When involving human subjects research, clinical research, and/or NIH-defined clinical trials (and when applicable, clinical trials research experience) follow all instructions for the PHS Human Subjects and Clinical Trials Information form in the SF424 (R&R) Application Guide, with the following additional instructions:

If you answered “Yes” to the question “Are Human Subjects Involved?” on the R&R Other Project Information form, you must include at least one human subjects study record using the Study Record: PHS Human Subjects and Clinical Trials Information form or Delayed Onset Study record.

Study Record: PHS Human Subjects and Clinical Trials Information

All instructions in the SF424 (R&R) Application Guide must be followed.

Delayed Onset Study

Note: Delayed onset does NOT apply to a study that can be described but will not start immediately (i.e., delayed start).All instructions in the SF424 (R&R) Application Guide must be followed.

PHS Assignment Request Form

All instructions in the SF424 (R&R) Application Guide must be followed.

Foreign Institutions

Foreign (non-U.S.) institutions must follow policies described in the NIH Grants Policy Statement, and procedures for foreign institutions described throughout the SF424 (R&R) Application Guide.

3. Unique Entity Identifier and System for Award Management (SAM)

See Part 1. Section III.1 for information regarding the requirement for obtaining a unique entity identifier and for completing and maintaining active registrations in System for Award Management (SAM), NATO Commercial and Government Entity (NCAGE) Code (if applicable), eRA Commons, and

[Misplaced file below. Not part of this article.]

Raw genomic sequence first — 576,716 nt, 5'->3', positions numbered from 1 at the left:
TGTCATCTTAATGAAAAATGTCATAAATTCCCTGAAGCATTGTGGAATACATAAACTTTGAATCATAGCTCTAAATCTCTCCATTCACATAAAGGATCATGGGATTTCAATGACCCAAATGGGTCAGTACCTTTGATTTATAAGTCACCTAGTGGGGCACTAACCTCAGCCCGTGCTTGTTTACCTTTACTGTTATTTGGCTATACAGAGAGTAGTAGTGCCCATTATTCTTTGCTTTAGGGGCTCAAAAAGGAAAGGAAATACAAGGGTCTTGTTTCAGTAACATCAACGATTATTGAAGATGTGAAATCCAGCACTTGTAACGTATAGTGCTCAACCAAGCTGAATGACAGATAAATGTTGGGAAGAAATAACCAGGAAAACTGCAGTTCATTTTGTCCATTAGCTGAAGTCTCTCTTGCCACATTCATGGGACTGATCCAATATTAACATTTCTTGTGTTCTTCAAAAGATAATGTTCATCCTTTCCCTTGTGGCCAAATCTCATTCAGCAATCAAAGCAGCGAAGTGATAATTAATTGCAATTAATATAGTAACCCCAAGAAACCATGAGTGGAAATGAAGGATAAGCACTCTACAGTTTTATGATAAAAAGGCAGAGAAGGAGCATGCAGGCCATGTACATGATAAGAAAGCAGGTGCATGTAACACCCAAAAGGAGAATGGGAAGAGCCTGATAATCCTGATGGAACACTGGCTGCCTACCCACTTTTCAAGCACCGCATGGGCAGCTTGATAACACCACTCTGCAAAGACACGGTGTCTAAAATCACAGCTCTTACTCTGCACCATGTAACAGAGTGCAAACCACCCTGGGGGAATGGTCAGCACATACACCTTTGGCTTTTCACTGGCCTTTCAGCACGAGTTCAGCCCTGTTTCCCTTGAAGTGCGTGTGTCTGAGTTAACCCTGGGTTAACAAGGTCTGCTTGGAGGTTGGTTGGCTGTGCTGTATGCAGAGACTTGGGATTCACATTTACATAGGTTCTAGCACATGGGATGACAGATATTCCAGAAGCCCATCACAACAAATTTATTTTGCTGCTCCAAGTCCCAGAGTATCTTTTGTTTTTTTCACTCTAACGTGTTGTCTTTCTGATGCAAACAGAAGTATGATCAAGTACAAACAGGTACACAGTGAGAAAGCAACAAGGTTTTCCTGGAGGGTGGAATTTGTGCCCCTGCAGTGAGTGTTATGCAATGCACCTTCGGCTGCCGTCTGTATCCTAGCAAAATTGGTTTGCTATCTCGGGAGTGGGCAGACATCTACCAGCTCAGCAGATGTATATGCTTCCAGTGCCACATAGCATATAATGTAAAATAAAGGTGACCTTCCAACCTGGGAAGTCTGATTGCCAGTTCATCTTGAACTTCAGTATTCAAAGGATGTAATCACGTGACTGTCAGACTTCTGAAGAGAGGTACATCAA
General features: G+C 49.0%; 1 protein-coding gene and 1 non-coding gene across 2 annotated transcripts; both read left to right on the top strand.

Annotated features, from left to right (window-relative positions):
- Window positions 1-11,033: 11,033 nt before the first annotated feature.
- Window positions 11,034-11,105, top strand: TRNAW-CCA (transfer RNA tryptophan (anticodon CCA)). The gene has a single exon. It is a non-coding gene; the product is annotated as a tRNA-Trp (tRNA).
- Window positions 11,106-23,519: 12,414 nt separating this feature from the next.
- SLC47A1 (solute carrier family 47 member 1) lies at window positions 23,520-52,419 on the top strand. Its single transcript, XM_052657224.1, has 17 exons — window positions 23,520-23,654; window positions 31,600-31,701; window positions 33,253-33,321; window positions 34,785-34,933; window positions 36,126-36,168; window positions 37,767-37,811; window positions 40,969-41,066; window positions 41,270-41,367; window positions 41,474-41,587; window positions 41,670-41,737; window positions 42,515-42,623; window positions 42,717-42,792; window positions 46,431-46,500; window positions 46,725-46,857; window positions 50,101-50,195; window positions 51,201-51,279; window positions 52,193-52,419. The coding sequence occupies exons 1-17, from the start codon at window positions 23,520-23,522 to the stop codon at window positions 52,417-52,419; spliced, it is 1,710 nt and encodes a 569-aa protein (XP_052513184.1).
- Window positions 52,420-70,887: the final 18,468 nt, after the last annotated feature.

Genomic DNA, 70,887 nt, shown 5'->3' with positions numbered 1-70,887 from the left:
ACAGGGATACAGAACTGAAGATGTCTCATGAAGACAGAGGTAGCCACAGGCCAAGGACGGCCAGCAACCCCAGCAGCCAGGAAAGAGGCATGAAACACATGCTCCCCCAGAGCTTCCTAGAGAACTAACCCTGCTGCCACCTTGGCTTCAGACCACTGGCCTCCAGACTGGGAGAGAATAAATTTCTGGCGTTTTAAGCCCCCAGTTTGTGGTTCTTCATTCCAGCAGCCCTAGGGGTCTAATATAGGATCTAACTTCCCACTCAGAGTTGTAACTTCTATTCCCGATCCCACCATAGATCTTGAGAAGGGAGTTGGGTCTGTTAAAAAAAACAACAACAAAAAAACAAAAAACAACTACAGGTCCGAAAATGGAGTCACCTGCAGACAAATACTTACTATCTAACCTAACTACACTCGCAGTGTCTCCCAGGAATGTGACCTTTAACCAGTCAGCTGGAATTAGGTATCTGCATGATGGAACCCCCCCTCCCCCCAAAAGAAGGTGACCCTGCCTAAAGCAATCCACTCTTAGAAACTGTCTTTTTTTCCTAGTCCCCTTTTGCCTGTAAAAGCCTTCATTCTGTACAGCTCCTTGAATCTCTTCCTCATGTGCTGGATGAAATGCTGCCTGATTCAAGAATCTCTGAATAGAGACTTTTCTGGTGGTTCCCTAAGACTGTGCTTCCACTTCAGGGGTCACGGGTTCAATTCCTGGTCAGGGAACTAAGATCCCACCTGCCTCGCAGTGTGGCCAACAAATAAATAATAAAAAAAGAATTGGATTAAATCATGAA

4. Submission Dates and Times

Part I. Overview Information contains information about Key Dates and times. Applicants are encouraged to submit applications before the due date to ensure they have time to make any application corrections that might be necessary for successful submission. When a submission date falls on a weekend or Federal holiday, the application deadline is automatically extended to the next business day.

Organizations must submit applications to (the online portal to find and apply for grants across all Federal agencies). Applicants must then complete the submission process by tracking the status of the application in the eRA Commons, NIH’s electronic system for grants administration. NIH and systems check the application against many of the application instructions upon submission. Errors must be corrected and a changed/corrected application must be submitted to on or before the application due date and time. If a Changed/Corrected application is submitted after the deadline, the application will be considered late. Applications that miss the due date and time are subjected to the NIH Policy on Late Application Submission.

Applicants are responsible for viewing their application before the due date in the eRA Commons to ensure accurate and successful submission.

Information on the submission process and a definition of on-time submission are provided in the SF424 (R&R) Application Guide.

5. Intergovernmental Review (E.O. 12372)

This initiative is not subject to intergovernmental review.

6. Funding Restrictions

All NIH awards are subject to the terms and conditions, cost principles, and other considerations described in the NIH Grants Policy Statement.

Pre-award costs are allowable only as described in the NIH Grants Policy Statement.

7. Other Submission Requirements and Information

Applications must be submitted electronically following the instructions described in the SF424 (R&R) Application Guide.  Paper applications will not be accepted.

Applicants must complete all required registrations before the application due date. Section III. Eligibility Information contains information about registration.

For assistance with your electronic application or for more information on the electronic submission process, visit How to Apply – Application Guide. If you encounter a system issue beyond your control that threatens your ability to complete the submission process on-time, you must follow the Dealing with System Issues guidance. For assistance with application submission, contact the Application Submission Contacts in Section VII.

Important reminders: